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Millennium: 2nd millennium
1317 in various calendars
Gregorian calendar1317
Ab urbe condita2070
Armenian calendar766
Assyrian calendar6067
Balinese saka calendar1238–1239
Bengali calendar724
Berber calendar2267
English Regnal year10 Edw. 2 – 11 Edw. 2
Buddhist calendar1861
Burmese calendar679
Byzantine calendar6825–6826
Chinese calendar丙辰年 (Fire Dragon)
4013 or 3953
    — to —
丁巳年 (Fire Snake)
4014 or 3954
Coptic calendar1033–1034
Discordian calendar2483
Ethiopian calendar1309–1310
Hebrew calendar5077–5078
Hindu calendars
 - Vikram Samvat1373–1374
 - Shaka Samvat1238–1239
 - Kali Yuga4417–4418
Holocene calendar11317
Igbo calendar317–318
Iranian calendar695–696
Islamic calendar716–717
Japanese calendarShōwa 6 / Bunpō 1
Javanese calendar1228–1229
Julian calendar1317
Korean calendar3650
Minguo calendar595 before ROC
Nanakshahi calendar−151
Thai solar calendar1859–1860
Tibetan calendar阳火龙年
(male Fire-Dragon)
1443 or 1062 or 290
    — to —
(female Fire-Snake)
1444 or 1063 or 291
Philip V (the Tall) is crowned as king of France and Navarre (the latter as Philip II).

Year 1317 (MCCCXVII) was a common year starting on Saturday (link will display the full calendar) of the Julian calendar.


By place[edit]


By topic[edit]


  • The Great Famine of 1315–1317 comes to an end. Crop harvests return to normal – but it will be another five years before food supplies are completely replenished in Northern Europe. Simultaneously, the people are so weakened by diseases such as pneumonia, bronchitis, and tuberculosis. Historians debate the toll, but it is estimated that 10–25% of the population of many cities and towns dies.[7]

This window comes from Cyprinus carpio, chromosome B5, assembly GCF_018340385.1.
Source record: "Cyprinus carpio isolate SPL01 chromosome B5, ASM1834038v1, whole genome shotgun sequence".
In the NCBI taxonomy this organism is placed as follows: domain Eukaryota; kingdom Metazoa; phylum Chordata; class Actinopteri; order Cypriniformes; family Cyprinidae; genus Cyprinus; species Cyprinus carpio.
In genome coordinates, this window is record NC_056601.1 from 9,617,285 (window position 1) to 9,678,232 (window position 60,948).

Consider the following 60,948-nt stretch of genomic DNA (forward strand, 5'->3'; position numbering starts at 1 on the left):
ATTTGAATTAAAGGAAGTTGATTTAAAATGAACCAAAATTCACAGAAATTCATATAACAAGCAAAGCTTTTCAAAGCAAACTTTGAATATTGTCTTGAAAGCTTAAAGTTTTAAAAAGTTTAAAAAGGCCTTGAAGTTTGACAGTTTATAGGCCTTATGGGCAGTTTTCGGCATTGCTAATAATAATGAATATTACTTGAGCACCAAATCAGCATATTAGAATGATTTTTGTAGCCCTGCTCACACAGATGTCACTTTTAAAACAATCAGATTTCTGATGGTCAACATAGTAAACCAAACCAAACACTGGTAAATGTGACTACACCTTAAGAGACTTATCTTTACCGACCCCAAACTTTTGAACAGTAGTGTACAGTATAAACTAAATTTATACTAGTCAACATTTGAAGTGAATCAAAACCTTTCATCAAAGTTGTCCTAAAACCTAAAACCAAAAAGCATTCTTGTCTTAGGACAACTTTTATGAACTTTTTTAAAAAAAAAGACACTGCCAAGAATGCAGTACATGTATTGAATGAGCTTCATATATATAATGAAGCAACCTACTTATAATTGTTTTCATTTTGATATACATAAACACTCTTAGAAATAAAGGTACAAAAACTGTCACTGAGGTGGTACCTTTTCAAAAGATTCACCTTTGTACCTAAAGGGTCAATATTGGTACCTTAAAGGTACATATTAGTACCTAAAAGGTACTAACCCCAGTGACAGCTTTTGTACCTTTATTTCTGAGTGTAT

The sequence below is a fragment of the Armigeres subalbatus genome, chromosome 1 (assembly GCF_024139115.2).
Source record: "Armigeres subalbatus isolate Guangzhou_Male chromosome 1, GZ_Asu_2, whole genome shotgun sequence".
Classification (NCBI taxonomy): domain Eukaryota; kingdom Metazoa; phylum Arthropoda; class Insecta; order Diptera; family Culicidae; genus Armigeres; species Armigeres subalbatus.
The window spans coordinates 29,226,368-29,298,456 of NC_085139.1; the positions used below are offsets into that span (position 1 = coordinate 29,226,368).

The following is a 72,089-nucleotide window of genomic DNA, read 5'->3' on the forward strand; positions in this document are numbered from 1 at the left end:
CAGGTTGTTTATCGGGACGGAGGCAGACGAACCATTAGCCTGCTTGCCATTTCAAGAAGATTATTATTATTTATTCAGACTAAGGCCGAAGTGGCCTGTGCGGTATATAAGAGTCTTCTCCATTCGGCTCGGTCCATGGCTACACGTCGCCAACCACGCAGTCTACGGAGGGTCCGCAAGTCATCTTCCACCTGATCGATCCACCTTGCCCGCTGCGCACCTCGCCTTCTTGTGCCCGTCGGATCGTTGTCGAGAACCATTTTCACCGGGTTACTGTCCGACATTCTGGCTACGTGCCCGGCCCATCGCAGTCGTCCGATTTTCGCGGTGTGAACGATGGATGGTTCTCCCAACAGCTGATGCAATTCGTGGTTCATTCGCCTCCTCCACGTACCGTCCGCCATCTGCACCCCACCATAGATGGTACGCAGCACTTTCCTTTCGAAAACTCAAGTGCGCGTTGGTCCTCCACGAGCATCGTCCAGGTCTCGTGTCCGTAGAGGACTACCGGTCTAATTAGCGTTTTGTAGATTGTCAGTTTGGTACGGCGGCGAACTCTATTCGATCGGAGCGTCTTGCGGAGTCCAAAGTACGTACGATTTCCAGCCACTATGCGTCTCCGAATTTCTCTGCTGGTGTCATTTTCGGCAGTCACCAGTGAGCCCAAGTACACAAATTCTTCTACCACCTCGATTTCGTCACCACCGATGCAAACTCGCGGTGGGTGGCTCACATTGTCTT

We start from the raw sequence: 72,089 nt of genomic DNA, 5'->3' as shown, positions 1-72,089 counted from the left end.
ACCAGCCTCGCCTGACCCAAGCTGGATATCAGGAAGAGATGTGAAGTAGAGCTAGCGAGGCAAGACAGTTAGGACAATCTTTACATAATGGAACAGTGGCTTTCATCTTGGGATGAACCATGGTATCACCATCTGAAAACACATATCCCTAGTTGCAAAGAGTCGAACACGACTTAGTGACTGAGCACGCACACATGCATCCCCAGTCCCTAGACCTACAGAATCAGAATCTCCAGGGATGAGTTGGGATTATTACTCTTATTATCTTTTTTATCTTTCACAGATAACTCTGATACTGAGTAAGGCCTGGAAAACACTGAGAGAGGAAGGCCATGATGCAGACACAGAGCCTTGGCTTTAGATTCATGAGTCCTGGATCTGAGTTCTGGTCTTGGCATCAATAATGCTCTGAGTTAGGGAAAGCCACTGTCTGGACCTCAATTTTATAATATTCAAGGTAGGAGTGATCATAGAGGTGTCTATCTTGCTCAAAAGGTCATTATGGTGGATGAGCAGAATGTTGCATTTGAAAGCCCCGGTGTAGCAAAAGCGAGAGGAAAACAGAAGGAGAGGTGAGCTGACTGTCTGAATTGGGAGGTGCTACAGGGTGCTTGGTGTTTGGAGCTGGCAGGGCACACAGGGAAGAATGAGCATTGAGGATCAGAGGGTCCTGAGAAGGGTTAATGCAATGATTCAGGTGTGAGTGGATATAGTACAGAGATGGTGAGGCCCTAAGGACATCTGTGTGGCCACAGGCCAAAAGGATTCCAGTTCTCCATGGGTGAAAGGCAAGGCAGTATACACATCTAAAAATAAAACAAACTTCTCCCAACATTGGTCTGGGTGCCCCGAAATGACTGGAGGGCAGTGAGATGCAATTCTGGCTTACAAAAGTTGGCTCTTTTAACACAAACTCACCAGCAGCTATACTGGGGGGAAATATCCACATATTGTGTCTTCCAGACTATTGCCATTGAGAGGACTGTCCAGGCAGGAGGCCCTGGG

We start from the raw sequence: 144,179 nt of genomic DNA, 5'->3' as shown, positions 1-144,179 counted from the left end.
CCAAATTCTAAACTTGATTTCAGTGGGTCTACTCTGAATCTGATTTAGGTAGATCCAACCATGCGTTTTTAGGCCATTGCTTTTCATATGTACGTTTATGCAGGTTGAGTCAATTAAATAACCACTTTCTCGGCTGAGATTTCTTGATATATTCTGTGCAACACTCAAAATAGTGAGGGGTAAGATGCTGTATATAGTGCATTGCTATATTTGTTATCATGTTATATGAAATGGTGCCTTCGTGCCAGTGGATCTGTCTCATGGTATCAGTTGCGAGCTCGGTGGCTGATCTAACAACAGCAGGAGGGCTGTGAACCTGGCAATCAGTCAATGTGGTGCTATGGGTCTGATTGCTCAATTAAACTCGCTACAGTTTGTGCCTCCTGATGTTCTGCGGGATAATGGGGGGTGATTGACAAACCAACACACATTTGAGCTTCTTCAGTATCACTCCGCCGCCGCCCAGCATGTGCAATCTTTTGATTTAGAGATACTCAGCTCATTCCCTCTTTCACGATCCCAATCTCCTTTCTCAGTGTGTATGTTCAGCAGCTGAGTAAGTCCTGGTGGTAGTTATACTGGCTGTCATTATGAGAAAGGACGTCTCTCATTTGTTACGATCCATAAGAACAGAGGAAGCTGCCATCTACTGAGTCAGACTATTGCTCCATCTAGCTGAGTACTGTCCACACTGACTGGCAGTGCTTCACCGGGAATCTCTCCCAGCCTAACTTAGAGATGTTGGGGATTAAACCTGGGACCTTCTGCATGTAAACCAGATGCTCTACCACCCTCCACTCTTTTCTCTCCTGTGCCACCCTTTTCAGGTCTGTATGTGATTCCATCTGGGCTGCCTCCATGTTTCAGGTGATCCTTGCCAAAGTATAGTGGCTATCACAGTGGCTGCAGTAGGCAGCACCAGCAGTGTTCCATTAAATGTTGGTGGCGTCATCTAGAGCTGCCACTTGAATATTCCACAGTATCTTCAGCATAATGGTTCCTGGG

1. ^ Jordan, William Chester (2005). Unceasing Strife, Unending Fear: Jacques de Therines and the Freedom of the Church in the Age of the Last Capetians, p. 69. Princeton University Press.
  2. ^ Wagner, John. A. (2006). Encyclopedia of the Hundred Years War, p. 250. Westport: Greenwood Press.
  3. ^ David Nicolle (2000). Osprey: Crécy 1346 – Triumph of the Longbow, p. 22. ISBN 1-85532-966-2.
  4. ^ Wolf-Dieter Mohrmann (1972). Der Landfriede im Ostseeraum während des späten Mittelalters, p. 95. Lassleben. ISBN 3-7847-4002-2.
  5. ^ Siegfried Schwanz (2002). Kleinzerlang 1752–2002, p. 15. Edition Rieger. ISBN 3-935231-25-3.
  6. ^ Djuvara, Neagu (2014). A Brief Illustrated History of Romanians, p. 74. Humanitas. ISBN 978-973-50-4334-6.
  7. ^ Ruiz, Teofilo F. "Medieval Europe: Crisis and Renewal". An Age of Crisis: Hunger. The Teaching Company. ISBN 1-56585-710-0.
  8. ^ Hywel Williams (2005). Cassell's Chronology of World History, p. 157. ISBN 0-304-35730-8.
  9. ^ O'Shea, Stephen (2011). The Friar of Carcassonne, p. 184. Vancouver, BC, Canada: Douglas & McIntyre. ISBN 978-1-55365-551-0.
  10. ^ Attwater, Donald and Catherine Rachel John (1993). The Penguin Dictionary of Saints. 3rd edition. New York: Penguin Books. ISBN 0-14-051312-4.
  11. ^ Ponsonby-Fane, Richard Arthur Brabazon (1959). The Imperial House of Japan, p. 422. Kyoto: Ponsonby Memorial Society. OCLC 194887.
  12. ^ Varley, H. Paul (1980). Jinnō Shōtōki: A Chronicle of Gods and Sovereigns, p. 241. New York: Columbia University Press. ISBN 978-0-231-04940-5.